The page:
Second, on negotiating under duress, the PS, EELV, and PCF had no choice but to deal with JLM on his terms and accept his final proposals—which, for the PS, were quite humiliating, notably accepting that it would be allotted a mere 70 constituencies (30 or so deemed to be winnable), with no PS candidate thus present in over 500. How far the once venerable French Socialist party has fallen. But Olivier Faure & Co had to swallow their pride and take the deal, as without it, the PS would be sending far fewer than 30 deputies to the newly-elected National Assembly.

Third, the ability of the PS, EELV, and PCF to form their own parliamentary groups is key to the NUPES deal, and all are likely to cross the threshold for this. Once the groups are constituted, LFI will have no leverage over the other NUPES constituents or any way to impose discipline—and all the less so as JLM, who is not running for reelection, will not be present in the Palais Bourbon.

Prediction: the NUPES, like most shotgun marriages, will not live a long life. It won’t last to the next election. EELV and a reconstituted PS will rebuild, perhaps in alliance, and as their combined electoral potential is as great as that of LFI—and particularly a post-Mélenchon one—they will inevitably assert their independence.

There is much more to say about this, of course. I’ll continue with it after tomorrow’s results.

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An old stateside friend and faithful AWAV fan has been asking me when I’m going to have another post on Russia-Ukraine, as it’s been over two months since the last one. I would have had more were it not for the election season in France, which will thankfully conclude in eleven days, as I have remained riveted to the unfolding events—and with my outrage at Russia’s Hitlerian dictator as tenacious as ever. So in response to my friend, I will offer links to a selection of pertinent articles and Twitter threads I have archived.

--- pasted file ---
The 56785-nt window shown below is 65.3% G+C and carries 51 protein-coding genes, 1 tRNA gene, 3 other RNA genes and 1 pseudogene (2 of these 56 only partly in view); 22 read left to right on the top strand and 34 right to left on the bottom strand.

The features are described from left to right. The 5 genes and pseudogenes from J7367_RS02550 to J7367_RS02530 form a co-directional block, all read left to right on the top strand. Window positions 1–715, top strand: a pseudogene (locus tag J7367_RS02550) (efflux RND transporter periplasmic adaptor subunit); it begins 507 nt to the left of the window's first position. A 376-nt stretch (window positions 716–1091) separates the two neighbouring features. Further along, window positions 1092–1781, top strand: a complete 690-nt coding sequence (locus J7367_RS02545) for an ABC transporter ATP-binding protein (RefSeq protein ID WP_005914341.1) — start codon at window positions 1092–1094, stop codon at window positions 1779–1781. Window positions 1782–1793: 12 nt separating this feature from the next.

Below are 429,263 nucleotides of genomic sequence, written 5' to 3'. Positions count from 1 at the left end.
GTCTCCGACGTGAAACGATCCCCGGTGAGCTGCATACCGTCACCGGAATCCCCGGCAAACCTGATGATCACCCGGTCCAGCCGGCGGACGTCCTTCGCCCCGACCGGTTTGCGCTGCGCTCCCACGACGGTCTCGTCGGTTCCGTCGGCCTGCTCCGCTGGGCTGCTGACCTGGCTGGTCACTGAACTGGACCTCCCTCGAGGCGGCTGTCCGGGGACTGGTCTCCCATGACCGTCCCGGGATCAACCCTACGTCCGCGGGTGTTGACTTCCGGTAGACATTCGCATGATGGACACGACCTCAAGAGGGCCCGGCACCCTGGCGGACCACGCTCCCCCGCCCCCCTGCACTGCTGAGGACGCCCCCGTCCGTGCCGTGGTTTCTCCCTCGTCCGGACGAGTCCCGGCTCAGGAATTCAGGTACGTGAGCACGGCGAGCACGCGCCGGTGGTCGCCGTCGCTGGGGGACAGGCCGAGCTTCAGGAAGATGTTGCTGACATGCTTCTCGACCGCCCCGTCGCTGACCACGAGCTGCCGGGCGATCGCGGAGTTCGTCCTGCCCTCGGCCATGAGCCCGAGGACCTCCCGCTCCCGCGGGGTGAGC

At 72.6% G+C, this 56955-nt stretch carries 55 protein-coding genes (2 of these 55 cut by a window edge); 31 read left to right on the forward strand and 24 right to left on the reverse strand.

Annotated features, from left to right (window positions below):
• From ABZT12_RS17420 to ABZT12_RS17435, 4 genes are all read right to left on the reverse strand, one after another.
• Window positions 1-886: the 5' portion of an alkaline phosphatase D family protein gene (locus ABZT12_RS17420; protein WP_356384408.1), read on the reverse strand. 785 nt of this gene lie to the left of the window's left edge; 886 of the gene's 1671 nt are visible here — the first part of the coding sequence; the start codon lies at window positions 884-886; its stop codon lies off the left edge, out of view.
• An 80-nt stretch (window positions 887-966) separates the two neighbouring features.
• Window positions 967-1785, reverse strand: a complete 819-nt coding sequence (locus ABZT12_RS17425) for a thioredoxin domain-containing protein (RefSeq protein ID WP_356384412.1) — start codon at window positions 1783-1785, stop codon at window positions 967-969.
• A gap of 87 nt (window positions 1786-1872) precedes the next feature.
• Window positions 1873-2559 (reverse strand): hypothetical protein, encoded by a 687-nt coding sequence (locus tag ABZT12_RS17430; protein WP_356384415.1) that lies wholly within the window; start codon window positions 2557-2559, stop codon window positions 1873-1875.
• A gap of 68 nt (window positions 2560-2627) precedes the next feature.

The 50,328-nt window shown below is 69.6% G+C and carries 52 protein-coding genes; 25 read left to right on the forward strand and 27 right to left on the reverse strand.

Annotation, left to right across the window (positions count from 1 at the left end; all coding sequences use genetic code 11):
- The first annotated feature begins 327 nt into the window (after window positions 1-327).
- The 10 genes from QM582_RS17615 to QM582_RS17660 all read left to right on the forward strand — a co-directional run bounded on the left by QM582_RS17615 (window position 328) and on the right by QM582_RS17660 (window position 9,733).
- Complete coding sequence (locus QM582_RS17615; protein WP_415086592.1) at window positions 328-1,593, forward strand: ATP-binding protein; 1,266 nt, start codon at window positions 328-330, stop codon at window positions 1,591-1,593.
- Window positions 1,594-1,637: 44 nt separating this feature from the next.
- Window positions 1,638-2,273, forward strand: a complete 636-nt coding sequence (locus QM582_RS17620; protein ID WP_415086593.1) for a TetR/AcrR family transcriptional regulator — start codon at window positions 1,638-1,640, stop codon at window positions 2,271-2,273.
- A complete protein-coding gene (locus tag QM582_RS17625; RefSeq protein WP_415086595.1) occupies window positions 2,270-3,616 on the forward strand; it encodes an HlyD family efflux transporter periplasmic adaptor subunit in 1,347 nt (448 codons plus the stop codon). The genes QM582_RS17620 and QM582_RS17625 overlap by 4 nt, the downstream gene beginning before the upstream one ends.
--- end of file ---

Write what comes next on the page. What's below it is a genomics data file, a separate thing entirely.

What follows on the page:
A couple of comments. First, on asserting that Vladimir Putin = Hitler, I do not exaggerate. There is no reductio ad Hitlerum here. Sure, Putin may not (yet) have embarked on an outright genocidal campaign in the part of Ukraine that Russia has conquered—though some will argue that he indeed has, or is close to it—but everything else about him and his action–not to mention that of the barbarian hordes that is a.k.a. the Russian army—is pure post-1938 Third Reich. Second, there seems to be no limit to Putin’s evilness. When he is not pulverizing whole cities into rubble, sending the barbarian hordes to rape, loot, and pillage, and creating one of the world’s gravest refugee crises in 75 years—or, rather, while he is doing these things—he is brandishing the specter of worldwide famine in choking off Ukraine’s farms and agricultural exports. Russia’s holding Ukrainian grain hostage—or outright stealing it—is being widely reported (and is a lead story in France today). Le Monde’s grand reporter Luc Bronner had a lengthy must-read report last month, “War in Ukraine: storm warning in the world’s breadbasket,” in which we (or at least I) came to understand the centrality of Ukraine in feeding part of the world’s growing population. This passage is noteworthy: